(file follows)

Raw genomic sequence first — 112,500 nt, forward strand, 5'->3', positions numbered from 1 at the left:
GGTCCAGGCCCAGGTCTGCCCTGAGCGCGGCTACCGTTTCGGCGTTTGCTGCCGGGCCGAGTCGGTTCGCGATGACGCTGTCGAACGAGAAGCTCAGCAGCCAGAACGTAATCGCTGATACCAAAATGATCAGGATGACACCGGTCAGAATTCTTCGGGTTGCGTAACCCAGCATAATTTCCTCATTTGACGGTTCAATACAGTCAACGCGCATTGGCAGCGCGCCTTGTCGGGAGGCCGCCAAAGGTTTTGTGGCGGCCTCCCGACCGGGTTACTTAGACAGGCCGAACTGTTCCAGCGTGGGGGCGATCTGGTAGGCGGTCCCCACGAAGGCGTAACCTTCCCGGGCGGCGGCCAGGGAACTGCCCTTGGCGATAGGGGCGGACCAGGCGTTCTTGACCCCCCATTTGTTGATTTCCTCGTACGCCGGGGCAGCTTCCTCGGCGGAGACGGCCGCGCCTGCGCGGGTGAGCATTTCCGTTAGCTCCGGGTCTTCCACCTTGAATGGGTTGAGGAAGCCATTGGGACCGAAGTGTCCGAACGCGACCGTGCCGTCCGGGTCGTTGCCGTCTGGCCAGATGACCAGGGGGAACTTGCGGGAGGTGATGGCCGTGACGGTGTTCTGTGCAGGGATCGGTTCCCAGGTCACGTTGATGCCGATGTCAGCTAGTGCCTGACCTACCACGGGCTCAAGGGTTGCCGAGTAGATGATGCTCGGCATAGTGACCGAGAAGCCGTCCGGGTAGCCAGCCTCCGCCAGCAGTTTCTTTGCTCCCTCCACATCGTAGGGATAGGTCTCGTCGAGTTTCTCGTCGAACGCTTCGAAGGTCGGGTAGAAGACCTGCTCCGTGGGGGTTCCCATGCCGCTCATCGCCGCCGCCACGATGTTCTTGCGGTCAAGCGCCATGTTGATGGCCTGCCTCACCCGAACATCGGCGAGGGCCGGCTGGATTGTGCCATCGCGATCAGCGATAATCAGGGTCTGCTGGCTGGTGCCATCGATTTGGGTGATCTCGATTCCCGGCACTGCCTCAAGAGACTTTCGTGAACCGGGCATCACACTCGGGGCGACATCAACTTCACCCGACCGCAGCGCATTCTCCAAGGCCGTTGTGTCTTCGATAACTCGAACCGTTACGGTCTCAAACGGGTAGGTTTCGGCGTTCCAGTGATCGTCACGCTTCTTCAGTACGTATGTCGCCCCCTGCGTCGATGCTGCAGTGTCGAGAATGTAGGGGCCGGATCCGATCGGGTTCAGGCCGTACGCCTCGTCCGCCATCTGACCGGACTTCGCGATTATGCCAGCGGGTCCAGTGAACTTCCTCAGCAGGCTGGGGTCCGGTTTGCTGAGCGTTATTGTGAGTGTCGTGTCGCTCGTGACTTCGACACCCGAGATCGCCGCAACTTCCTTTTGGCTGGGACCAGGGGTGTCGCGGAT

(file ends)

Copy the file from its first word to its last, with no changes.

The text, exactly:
Raw genomic sequence first — 112,500 nt, forward strand, 5'->3', positions numbered from 1 at the left:
GGTCCAGGCCCAGGTCTGCCCTGAGCGCGGCTACCGTTTCGGCGTTTGCTGCCGGGCCGAGTCGGTTCGCGATGACGCTGTCGAACGAGAAGCTCAGCAGCCAGAACGTAATCGCTGATACCAAAATGATCAGGATGACACCGGTCAGAATTCTTCGGGTTGCGTAACCCAGCATAATTTCCTCATTTGACGGTTCAATACAGTCAACGCGCATTGGCAGCGCGCCTTGTCGGGAGGCCGCCAAAGGTTTTGTGGCGGCCTCCCGACCGGGTTACTTAGACAGGCCGAACTGTTCCAGCGTGGGGGCGATCTGGTAGGCGGTCCCCACGAAGGCGTAACCTTCCCGGGCGGCGGCCAGGGAACTGCCCTTGGCGATAGGGGCGGACCAGGCGTTCTTGACCCCCCATTTGTTGATTTCCTCGTACGCCGGGGCAGCTTCCTCGGCGGAGACGGCCGCGCCTGCGCGGGTGAGCATTTCCGTTAGCTCCGGGTCTTCCACCTTGAATGGGTTGAGGAAGCCATTGGGACCGAAGTGTCCGAACGCGACCGTGCCGTCCGGGTCGTTGCCGTCTGGCCAGATGACCAGGGGGAACTTGCGGGAGGTGATGGCCGTGACGGTGTTCTGTGCAGGGATCGGTTCCCAGGTCACGTTGATGCCGATGTCAGCTAGTGCCTGACCTACCACGGGCTCAAGGGTTGCCGAGTAGATGATGCTCGGCATAGTGACCGAGAAGCCGTCCGGGTAGCCAGCCTCCGCCAGCAGTTTCTTTGCTCCCTCCACATCGTAGGGATAGGTCTCGTCGAGTTTCTCGTCGAACGCTTCGAAGGTCGGGTAGAAGACCTGCTCCGTGGGGGTTCCCATGCCGCTCATCGCCGCCGCCACGATGTTCTTGCGGTCAAGCGCCATGTTGATGGCCTGCCTCACCCGAACATCGGCGAGGGCCGGCTGGATTGTGCCATCGCGATCAGCGATAATCAGGGTCTGCTGGCTGGTGCCATCGATTTGGGTGATCTCGATTCCCGGCACTGCCTCAAGAGACTTTCGTGAACCGGGCATCACACTCGGGGCGACATCAACTTCACCCGACCGCAGCGCATTCTCCAAGGCCGTTGTGTCTTCGATAACTCGAACCGTTACGGTCTCAAACGGGTAGGTTTCGGCGTTCCAGTGATCGTCACGCTTCTTCAGTACGTATGTCGCCCCCTGCGTCGATGCTGCAGTGTCGAGAATGTAGGGGCCGGATCCGATCGGGTTCAGGCCGTACGCCTCGTCCGCCATCTGACCGGACTTCGCGATTATGCCAGCGGGTCCAGTGAACTTCCTCAGCAGGCTGGGGTCCGGTTTGCTGAGCGTTATTGTGAGTGTCGTGTCGCTCGTGACTTCGACACCCGAGATCGCCGCAACTTCCTTTTGGCTGGGACCAGGGGTGTCGCGGAT